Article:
lol yeah Jeff, fans are good to have but running them for too long esp on smaller scopes in dew prone conditions/areas can be detrimental to an observing session. I've learned how to deal with dew because in the winter both here at home and even more so at a darker site my club frequents dew is a rampant problem, even in the summer right now whenever i see someone bring out a SCT without a dew shield i know they are going to end up with a dewed over corrector plate within a few hours, its that bad. for my dob i've made resistor network dew heaters for my secondary and finders and in such conditions i keep the eyepieces i'm using in my jacket pockets to keep them warm and i never run my fan for longer than a half hour or so after it gets dark and dew will rarely form on my primary by the end of the night. it also helps to make sure if you are not using the scope to keep it pointed somewhat horizontally rather than vertical, dew believe it or not forms on anything the sky directly above you "sees" its the reason why dew shields work to some extent at least. solid tube dobs are nice because they have a massive built in dew shield :) the secondary is much smaller though and more exposed so its almost always the first thing to dew over on your typical dob. on truss dob's a dew heater is a must have thing on secondaries, esp really open ones like obession UC's and similar.

#10 AstroTatDad

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Posted 28 July 2013 - 02:07 AM

very very true Dwayne. :) I have been thinking of doing the same for my Dob, my SCT is set with heaters. Dew hasn't been bad, so I haven't got around doing the Dob yet.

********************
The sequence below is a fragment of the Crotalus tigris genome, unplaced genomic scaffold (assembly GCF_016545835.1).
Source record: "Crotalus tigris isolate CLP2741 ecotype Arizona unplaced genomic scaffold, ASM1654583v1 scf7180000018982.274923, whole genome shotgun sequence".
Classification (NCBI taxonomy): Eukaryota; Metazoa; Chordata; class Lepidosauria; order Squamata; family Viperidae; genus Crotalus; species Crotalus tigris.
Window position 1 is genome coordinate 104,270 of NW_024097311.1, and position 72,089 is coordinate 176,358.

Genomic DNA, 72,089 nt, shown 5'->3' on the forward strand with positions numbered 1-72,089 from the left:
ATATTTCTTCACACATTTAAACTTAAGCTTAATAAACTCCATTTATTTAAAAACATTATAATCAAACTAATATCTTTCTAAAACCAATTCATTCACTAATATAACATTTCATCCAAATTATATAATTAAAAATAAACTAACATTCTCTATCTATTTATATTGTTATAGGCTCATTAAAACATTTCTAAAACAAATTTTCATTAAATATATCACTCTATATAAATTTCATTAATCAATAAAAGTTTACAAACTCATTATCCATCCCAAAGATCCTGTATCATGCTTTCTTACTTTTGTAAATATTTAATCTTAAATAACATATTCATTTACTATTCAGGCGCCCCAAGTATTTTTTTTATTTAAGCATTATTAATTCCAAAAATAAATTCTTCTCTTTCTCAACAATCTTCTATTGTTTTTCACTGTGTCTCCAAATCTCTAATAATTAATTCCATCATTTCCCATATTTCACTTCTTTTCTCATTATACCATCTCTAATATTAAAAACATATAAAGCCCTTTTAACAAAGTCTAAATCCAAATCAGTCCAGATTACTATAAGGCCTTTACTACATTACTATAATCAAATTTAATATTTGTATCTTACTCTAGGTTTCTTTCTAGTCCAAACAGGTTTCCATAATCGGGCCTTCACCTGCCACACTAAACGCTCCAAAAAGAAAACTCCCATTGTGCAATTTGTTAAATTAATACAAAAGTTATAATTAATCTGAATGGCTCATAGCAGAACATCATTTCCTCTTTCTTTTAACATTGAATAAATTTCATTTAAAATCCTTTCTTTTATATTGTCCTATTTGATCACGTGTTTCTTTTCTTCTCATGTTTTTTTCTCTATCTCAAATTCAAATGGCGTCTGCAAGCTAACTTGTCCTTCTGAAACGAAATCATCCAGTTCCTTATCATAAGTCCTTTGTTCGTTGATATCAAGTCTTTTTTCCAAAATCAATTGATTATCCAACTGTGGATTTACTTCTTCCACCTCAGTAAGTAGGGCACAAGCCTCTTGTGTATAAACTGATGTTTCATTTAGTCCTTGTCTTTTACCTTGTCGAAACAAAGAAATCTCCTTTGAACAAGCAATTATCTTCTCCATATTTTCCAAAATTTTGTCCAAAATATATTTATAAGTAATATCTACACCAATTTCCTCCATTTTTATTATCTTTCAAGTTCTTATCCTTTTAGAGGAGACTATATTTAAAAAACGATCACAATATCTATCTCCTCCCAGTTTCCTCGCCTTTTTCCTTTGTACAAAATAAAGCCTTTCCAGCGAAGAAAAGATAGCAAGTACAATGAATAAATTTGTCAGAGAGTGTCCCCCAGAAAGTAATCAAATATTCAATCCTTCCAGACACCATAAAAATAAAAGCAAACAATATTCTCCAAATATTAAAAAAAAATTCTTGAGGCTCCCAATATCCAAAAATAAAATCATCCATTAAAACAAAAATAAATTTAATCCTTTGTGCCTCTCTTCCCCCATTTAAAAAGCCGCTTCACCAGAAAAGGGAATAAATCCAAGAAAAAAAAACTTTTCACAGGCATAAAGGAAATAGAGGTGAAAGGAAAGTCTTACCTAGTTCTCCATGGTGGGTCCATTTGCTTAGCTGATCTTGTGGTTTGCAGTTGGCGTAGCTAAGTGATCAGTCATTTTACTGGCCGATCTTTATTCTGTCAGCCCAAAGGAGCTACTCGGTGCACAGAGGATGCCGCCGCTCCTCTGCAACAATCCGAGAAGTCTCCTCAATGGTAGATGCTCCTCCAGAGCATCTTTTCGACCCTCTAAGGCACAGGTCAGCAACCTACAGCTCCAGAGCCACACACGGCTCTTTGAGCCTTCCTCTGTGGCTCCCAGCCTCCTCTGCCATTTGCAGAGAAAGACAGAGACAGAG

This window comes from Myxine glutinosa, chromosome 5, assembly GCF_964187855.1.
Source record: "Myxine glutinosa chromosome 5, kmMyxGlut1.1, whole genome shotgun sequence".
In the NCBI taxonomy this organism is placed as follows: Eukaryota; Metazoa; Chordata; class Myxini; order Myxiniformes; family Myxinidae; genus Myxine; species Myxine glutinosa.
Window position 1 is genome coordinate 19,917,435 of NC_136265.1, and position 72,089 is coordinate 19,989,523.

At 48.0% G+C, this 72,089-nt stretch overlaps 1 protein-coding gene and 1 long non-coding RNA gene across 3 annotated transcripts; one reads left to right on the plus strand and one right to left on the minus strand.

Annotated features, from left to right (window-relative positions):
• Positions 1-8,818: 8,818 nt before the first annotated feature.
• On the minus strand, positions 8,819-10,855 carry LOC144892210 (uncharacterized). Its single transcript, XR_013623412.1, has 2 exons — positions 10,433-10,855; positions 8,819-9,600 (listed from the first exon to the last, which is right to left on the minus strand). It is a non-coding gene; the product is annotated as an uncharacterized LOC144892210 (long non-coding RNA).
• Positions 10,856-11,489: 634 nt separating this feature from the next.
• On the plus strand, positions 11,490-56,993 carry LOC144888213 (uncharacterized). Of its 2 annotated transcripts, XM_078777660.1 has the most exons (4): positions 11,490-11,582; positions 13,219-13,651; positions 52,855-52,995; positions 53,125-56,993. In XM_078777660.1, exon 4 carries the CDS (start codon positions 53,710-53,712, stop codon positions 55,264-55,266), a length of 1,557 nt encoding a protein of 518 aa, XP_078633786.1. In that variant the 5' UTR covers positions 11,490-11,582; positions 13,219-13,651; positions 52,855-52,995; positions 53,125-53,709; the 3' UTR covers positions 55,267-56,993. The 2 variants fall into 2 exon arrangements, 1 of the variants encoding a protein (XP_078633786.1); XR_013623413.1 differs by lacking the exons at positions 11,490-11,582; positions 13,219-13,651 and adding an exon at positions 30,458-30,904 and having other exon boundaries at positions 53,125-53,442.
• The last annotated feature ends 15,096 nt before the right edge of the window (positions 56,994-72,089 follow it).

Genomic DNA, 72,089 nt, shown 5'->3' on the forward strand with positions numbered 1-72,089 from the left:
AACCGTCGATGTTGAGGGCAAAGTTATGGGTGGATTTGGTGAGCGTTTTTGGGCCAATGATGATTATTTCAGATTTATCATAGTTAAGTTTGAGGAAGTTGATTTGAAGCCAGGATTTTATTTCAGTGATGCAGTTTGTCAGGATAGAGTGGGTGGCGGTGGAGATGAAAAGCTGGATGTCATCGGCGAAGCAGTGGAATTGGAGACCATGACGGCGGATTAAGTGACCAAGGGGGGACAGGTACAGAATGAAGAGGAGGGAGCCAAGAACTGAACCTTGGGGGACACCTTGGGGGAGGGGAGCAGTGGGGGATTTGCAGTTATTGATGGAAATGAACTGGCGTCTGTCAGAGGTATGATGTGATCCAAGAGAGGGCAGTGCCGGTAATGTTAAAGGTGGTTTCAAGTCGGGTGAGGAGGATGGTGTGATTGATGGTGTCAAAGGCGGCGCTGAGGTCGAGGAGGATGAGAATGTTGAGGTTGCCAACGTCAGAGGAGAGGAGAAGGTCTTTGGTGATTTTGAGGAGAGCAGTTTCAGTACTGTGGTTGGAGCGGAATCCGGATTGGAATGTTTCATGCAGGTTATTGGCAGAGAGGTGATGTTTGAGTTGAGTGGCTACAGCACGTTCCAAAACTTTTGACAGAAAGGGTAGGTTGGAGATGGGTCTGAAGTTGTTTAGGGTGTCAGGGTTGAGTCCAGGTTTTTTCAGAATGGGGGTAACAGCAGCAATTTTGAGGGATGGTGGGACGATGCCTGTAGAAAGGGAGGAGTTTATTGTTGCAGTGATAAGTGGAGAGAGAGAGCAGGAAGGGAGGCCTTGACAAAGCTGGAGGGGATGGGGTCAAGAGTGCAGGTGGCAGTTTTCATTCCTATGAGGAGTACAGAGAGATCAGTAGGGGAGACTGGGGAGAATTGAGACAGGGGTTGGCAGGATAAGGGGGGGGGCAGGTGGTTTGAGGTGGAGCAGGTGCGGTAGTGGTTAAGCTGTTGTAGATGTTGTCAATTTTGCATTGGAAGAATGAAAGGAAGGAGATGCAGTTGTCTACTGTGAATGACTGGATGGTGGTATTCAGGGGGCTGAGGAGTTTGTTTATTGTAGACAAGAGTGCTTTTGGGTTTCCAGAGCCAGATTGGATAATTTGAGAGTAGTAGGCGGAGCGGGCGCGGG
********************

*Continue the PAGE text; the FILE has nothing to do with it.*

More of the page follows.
#11 frito

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Posted 28 July 2013 - 02:12 AM

yeah, the only thing worse than dew is frost! yep i've had a frosted over scope before.

here is an awesome picture of one of my dob's i traded to a friend that was out too long in the cold at our dark site this past january.

http://sanjoseastron...stronomers.html

#12 AstroTatDad

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Posted 28 July 2013 - 02:30 AM

WOW!! That looks like my windows on my car when I use to live in the mountains in the winter time. :) yeah when it was that cold, I often took our scope out.. If I did it was for a very short time haha.

#13 Tony Flanders

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Posted 28 July 2013 - 05:07 AM

yeah, the only thing worse than dew is frost! yep i've had a frosted over scope before.

here is an awesome picture of one of my dob's i traded to a friend that was out too long in the cold at our dark site this past january.

http://sanjoseastron...stronomers.html


It's entertaining to hear you Californians chat about frost as though it's something exotic. To me, the only "awesome" thing about that photo is that the telescope is, for all practical purposes, frost-free. Its a rare winter night for me when the tube has that little frost at the time I decide to knock off for the night.

I was expecting to see a quarter inch of rime.

Dew or frost, it's much the same thing. They're inevitable on the outside of the tube, but you don't want them on the mirrors.

Normally they form on the secondary mirror of a Newtonian but only in the worst conditions on the primary. In either case, they're very easy to see if you shine your red flashlight on the mirror.

Of course, condensation also forms on eyepieces all the time.

#14 frito

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Posted 28 July 2013 - 05:19 AM